Eight individuals told AFP that their WeChat accounts had been restricted in some form since early December, with some unable to use their accounts entirely and forced to re-register.

The restrictions came as authorities detained two prominent human rights activists, lawyer Xie Feng and writer Yang Maodong, while a third rights lawyer missing since early December is believed by relatives to be in secret detention.

“This storm of shuttering WeChat accounts is too strong and unprecedented,” said veteran journalist Gao Yu, whose account had features like group chat messaging permanently disabled for the first time on December 20.

China routinely suppresses the social media accounts and physical movements of dissidents during politically sensitive periods such as Communist Party gatherings in Beijing or key anniversaries like the 1989 Tiananmen crackdown.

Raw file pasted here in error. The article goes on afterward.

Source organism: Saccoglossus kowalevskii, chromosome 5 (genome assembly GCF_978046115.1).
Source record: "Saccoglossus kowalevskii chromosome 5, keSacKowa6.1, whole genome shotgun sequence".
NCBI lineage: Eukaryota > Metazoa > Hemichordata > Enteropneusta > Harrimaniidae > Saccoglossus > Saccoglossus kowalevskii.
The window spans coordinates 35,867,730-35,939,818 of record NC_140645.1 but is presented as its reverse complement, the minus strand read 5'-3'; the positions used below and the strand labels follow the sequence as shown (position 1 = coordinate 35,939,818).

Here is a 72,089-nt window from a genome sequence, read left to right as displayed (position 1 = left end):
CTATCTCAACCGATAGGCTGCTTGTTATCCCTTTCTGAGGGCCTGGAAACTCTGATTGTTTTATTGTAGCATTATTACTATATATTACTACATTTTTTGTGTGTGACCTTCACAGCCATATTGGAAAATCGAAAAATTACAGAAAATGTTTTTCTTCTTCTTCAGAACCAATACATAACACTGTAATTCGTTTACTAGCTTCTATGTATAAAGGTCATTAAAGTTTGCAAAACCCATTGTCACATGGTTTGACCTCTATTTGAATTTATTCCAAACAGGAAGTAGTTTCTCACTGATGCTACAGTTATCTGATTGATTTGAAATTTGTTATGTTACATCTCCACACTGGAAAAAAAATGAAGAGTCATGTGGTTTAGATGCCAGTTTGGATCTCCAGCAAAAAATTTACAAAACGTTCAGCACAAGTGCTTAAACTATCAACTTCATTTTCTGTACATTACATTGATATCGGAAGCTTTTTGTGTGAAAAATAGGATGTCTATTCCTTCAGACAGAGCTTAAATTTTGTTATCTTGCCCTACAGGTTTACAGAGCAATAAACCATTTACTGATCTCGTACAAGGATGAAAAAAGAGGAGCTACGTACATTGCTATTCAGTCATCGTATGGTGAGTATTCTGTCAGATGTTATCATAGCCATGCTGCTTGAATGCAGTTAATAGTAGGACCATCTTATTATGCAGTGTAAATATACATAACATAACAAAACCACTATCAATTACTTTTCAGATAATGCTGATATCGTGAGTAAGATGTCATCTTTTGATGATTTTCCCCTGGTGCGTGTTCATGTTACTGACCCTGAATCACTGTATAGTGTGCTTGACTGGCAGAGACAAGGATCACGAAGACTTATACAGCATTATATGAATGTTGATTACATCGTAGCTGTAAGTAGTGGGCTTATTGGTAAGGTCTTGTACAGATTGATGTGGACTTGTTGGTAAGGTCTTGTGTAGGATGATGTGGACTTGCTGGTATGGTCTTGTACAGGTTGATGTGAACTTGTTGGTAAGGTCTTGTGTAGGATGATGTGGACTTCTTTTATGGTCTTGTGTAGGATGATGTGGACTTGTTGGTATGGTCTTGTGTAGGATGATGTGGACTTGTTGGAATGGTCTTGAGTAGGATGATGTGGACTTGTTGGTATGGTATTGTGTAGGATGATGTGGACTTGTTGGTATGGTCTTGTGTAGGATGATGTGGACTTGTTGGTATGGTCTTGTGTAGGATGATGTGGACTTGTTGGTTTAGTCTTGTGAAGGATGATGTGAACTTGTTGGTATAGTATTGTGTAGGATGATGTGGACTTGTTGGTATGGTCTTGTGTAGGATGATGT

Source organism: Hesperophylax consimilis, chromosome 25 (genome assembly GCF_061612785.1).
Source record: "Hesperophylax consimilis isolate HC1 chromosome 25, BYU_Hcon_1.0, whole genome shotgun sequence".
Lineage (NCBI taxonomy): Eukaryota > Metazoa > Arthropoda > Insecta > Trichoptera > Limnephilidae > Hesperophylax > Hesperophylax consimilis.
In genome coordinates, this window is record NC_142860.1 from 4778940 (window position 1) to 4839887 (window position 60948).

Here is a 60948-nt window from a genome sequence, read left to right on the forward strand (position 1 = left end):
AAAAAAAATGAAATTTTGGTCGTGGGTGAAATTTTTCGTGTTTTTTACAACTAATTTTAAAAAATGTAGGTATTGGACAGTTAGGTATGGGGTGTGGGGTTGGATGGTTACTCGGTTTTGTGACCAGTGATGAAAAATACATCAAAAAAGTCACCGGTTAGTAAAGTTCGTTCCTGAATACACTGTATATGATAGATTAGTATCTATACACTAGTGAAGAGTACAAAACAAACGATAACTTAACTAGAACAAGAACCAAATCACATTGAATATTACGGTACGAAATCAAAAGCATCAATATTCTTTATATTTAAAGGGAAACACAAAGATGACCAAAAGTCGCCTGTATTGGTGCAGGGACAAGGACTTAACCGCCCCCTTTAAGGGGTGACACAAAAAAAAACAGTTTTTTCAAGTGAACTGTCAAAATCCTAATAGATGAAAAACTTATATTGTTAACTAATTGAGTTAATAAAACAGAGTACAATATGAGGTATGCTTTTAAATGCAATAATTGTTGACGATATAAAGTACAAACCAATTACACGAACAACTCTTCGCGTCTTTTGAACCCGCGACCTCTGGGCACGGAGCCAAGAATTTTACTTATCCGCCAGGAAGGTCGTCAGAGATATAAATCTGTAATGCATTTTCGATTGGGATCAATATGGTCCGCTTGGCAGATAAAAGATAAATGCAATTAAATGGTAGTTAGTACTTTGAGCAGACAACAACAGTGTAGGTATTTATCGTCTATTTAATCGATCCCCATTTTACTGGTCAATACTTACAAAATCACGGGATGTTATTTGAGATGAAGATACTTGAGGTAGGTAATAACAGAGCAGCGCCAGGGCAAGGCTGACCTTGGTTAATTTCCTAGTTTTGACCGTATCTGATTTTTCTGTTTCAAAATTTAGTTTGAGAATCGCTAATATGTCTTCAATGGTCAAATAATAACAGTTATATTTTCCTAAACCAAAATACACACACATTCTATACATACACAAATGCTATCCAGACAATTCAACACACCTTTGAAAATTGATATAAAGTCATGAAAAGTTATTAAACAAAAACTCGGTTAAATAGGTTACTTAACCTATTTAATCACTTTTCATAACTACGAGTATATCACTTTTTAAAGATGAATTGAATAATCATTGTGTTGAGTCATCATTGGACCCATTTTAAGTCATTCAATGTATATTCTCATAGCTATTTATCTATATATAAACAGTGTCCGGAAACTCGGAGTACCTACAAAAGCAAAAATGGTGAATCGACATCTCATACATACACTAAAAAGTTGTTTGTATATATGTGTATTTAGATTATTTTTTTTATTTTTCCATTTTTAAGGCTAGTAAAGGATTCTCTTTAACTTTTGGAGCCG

A major Party Congress will take place towards the end of this year when President Xi Jinping, China’s most authoritarian leader in a generation, is expected to further cement his rule with a third term.

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The arrival of the Winter Olympics has presaged a clampdown similar to those surrounding other major events.

“The government now wants to make sure that people don’t cross the line online to poke the facade of a perfect Winter Olympic Games,” said Yaqiu Wang, senior China researcher at Human Rights Watch.

– Ubiquitous app –

Tencent’s app WeChat is a mainstay of daily life in China, with users relying on it for a range of services including payments and scanning health codes that permit entry to public venues.